A visibly frustrated House Veterans Affairs panel pushed, scolded and pleaded with three Department of Veterans Affairs officials on Wednesday to say what they know about the VA Medical Center in Phoenix, Arizona, where up to 40 veterans reportedly died waiting to get a doctor's appointment.
The rare nighttime hearing into VA's failure to comply with a House Veterans Affairs Committee subpoena of documents related to the Phoenix facility also happened to fall on the same day the VA's Inspector General confirmed some of the allegations about Phoenix. The hearing ended shortly before midnight.
The report confirmed 1,700 veterans were left waiting for a primary care appointment without being entered on the authorized electronic waiting list used to track unmet demand.
"The OIG clearly found that inappropriate scheduling practices are systematic throughout VA," said Rep. Jeff Miller, R-Fla., chairman of the House Veterans Affairs Committee. "The ... findings make it all the more urgent for VA to come clean and fully comply with our subpoena. Veterans health is at stake and I will not stand for a department cover-up."
The IG report has also added fuel to demands by a growing number of lawmakers for VA Secretary Eric Shinseki to step down. He says he will not resign and so far President Obama continues to support the VA chief.
On the Hill Wednesday night, the committee took testimony from VA Under Secretary for Health-Clinical Operations Dr. Thomas Lynch, Assistant Secretary for Congressional Affairs Joan Mooney and VA Congressional Relations Officer Michael Huff.
Lawmakers have previously read reports and heard testimony that VA hospital officials have gamed the appointment system in order to pull down thousands in performance bonuses. But Congress and the VA appear to have taken the issue seriously only since last month when CNN reported on the Phoenix hospital and the possible deaths associated with the secret wait list.
During a rare nighttime hearing -- attended by VA officials under threat of being brought in on Friday under subpoena -- lawmakers hit the VA for failing to respond to demands for information.
Miller said the VA has been slow to comply with a committee subpoena for documents related to Phoenix, and what it has provided has been incomplete. This includes three communications that the VA is withholding citing attorney-client privilege, though the department has yet to back that up by producing the privilege log or any other explanation that the committee can review to determine if it is valid.
But with the IG report in hand on Wednesday, lawmakers were eager to vent their frustration as well as ask questions of the VA officials.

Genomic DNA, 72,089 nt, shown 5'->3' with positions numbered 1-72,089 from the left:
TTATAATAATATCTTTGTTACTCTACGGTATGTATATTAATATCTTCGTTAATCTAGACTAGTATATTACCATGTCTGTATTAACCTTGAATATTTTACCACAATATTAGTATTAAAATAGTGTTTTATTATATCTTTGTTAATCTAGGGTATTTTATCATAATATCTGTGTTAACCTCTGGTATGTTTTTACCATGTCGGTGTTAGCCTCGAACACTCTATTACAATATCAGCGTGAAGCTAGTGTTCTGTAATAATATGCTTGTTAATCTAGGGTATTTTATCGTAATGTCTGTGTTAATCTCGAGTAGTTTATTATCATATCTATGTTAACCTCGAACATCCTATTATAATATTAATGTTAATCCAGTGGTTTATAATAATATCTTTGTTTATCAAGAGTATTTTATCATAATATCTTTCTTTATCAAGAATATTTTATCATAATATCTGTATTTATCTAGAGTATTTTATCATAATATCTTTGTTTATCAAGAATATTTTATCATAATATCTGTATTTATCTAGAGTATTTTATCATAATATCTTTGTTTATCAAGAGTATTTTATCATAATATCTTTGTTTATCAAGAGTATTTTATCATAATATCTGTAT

When Mooney responded to Miller's argument that the VA has stonewalled committee requests for information by saying VA had responded to more than 100,000 requests since 2009, Miller quickly interrupted her.
"Ma'am! Ma'am! Ma'am! Ma'am! Veterans died! Get us the answers. Please!" Miller said sharply.
It was Lynch who took most of the criticism, however, largely because of what he did not bother to ask during two visits to the VA hospital in Phoenix.
Several lawmakers asked him specifically who kept and then destroyed the unofficial lists of veterans waiting for an appointment. Lynch said he did not know and that it was not something he inquired about. He also did not raise the issue with the hospital's acting director when he met with him, Lynch said.
"I was there to understand the process," Lynch said. "I knew the inspector general was there to assess intent and who did what. I was there to understand the system."
"You can't understand the system if you don't know who did it and what their motivation was," said Rep. Dan Benishek, R-Mich., who is also a doctor.
Another doctor on the panel, Rep. Phil Roe, R-Tenn., said he understands how a workload can become overwhelming, but not trying to hide it and then getting a financial bonus for doing so.
"I don't understand as a veteran and a doctor how you can look at yourself in the mirror [when you] shave in the morning and not throw up," he said.
Lynch did say that the VA's policy that newly enrolled vets see a primary care doctor within 14 days was probably unrealistic. Before VA Secretary Eric Shinseki established the 14-day period, the standard was 30 days.
Lynch also offered that the VA's determination to keep as much primary care in-house as possible may also have been a mistake, rather than provide more "fee for service" so that vets can get care from private practices.
Because of the current controversy, the VA is now expanding its fee for service option.
"I believe we did it because primary care is seen as a core mission," he said. "In retrospect, I think that was not a wise move."
-- Bryant Jordan can be reached at firstname.lastname@example.org.